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  1. #1
    Join Date
    Aug 2013
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    4

    Unanswered: SQL statement to obfuscate phone nums in DB2

    I am new to DB2 Express-C and am wondering if a SQL statement can be run in DB2 that can go thru all tables and change (could be scramble, replace, random, whatever) any 10-dgit phone numbers found. In a nut shell, do a global search and replace on all fields (that contain phone nums), in all tables, to obfuscate any phone numbers found (private info).

    I need to hand off a client's DB2 database (17 tables) to a software vendor to do some reporting but I have been tasked with making sure NO real phone numbers get exposed in the process. I'm sure there is a SQL statement that could handle a single table (then I could go into DB2 Control Center and run it 17x) but I am looking for a quick, clean way to 'prep' this DB before sending it out.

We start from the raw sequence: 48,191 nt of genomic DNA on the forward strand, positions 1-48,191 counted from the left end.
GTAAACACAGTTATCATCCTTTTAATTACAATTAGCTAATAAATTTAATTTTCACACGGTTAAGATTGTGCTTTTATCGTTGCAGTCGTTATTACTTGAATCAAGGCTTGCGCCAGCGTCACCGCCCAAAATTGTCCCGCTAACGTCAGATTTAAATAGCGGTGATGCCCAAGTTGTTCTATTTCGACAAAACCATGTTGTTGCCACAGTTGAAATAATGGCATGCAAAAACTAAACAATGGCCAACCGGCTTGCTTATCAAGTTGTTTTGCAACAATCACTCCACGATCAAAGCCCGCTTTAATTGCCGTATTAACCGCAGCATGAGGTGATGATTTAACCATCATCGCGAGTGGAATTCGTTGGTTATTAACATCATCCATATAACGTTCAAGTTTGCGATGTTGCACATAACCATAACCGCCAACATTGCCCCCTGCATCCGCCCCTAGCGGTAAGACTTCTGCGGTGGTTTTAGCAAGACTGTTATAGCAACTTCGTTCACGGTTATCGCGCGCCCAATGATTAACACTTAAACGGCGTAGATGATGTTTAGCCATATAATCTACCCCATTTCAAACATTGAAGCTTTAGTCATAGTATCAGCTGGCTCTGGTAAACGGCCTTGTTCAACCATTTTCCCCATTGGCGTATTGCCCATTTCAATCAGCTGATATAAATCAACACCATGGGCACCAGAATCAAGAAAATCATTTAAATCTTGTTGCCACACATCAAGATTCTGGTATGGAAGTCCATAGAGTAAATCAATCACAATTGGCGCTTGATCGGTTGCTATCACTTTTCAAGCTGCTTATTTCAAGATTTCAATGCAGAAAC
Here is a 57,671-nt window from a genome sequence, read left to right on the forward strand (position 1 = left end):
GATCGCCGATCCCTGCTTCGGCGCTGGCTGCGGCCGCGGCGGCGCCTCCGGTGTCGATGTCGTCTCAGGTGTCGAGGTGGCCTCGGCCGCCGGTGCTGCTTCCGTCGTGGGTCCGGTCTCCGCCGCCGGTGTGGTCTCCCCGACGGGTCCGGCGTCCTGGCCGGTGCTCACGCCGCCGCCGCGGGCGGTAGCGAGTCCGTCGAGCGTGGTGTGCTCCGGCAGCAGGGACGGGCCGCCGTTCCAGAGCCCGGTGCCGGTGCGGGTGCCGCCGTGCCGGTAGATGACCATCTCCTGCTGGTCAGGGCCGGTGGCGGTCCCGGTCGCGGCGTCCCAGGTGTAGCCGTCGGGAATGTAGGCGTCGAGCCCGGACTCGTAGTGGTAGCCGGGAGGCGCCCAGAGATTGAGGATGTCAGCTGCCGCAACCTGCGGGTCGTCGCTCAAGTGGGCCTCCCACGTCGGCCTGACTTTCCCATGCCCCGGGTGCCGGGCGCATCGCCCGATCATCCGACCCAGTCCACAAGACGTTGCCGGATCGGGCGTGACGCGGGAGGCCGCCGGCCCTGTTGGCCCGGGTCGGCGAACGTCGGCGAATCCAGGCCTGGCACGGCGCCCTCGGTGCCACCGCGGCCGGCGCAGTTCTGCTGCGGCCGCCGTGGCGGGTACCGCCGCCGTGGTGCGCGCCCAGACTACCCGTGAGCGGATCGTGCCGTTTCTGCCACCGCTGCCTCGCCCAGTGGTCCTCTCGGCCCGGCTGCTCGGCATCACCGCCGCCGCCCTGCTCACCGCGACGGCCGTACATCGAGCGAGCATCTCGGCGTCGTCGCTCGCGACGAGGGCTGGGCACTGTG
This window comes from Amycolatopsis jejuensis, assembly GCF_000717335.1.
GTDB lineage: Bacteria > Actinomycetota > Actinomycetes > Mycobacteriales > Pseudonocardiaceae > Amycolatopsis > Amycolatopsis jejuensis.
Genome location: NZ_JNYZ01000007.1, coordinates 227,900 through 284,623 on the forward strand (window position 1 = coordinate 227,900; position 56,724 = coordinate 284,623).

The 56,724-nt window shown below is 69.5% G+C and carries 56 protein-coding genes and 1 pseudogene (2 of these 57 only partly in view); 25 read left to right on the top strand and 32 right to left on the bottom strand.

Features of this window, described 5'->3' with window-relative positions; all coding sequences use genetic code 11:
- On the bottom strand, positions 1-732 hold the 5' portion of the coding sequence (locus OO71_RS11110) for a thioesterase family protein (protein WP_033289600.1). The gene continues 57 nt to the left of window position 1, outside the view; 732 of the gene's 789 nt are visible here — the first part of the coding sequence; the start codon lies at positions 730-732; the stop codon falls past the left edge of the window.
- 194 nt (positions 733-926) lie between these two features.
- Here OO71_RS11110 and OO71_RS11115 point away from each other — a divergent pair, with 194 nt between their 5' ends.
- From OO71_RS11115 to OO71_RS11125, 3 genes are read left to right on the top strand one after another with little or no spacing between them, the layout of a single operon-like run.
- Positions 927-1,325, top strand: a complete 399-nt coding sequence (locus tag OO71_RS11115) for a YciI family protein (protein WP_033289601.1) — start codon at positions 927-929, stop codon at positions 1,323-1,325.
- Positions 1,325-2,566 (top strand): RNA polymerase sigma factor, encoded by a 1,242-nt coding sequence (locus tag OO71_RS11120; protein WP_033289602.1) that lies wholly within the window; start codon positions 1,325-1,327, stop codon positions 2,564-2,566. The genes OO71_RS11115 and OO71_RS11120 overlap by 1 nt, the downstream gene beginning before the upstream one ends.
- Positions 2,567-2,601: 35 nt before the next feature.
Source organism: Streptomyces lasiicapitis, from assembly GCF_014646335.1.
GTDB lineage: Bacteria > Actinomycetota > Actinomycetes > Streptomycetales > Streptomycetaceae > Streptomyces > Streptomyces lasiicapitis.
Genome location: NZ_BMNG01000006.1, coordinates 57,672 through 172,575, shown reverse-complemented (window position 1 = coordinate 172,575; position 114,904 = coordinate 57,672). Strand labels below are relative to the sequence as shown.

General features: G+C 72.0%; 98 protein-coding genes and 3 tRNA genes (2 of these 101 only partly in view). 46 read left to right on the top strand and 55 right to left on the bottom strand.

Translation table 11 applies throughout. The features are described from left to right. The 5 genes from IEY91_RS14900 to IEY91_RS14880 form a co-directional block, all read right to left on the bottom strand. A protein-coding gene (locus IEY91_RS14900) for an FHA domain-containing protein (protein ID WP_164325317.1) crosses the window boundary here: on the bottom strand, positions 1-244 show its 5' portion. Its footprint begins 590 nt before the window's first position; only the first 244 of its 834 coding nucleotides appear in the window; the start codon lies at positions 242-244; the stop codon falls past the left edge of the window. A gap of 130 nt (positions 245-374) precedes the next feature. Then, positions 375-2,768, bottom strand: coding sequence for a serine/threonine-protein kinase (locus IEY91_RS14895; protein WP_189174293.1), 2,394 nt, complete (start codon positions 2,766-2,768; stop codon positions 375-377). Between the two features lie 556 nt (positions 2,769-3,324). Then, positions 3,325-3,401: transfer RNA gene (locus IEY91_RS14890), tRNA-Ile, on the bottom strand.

Thanks in advance to you DB2 gurus!

    Mike

  2. #2
    Join Date
    Dec 2007
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    Richmond, VA
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    Provided Answers: 5
    Are you unloading the data to csv file for sending? You could just select 000-000-0000, instead of the column. There is, also, the translate function where you could change each number to another number, but there is no garauntee that you won't change one number to a real number from your database, unless, you threw in some alpha characters. I like the first option better though.

  3. #3
    Join Date
    Aug 2013
    Posts
    4

    No export just entire DB

    No CSV, I am actually planning on zipping up the entire NODE000 (incl sub-directories) so that the report creator can run it straight away in DB2.

    Quote Originally Posted by dav1mo View Post
    Are you unloading the data to csv file for sending? You could just select 000-000-0000, instead of the column. There is, also, the translate function where you could change each number to another number, but there is no garauntee that you won't change one number to a real number from your database, unless, you threw in some alpha characters. I like the first option better though.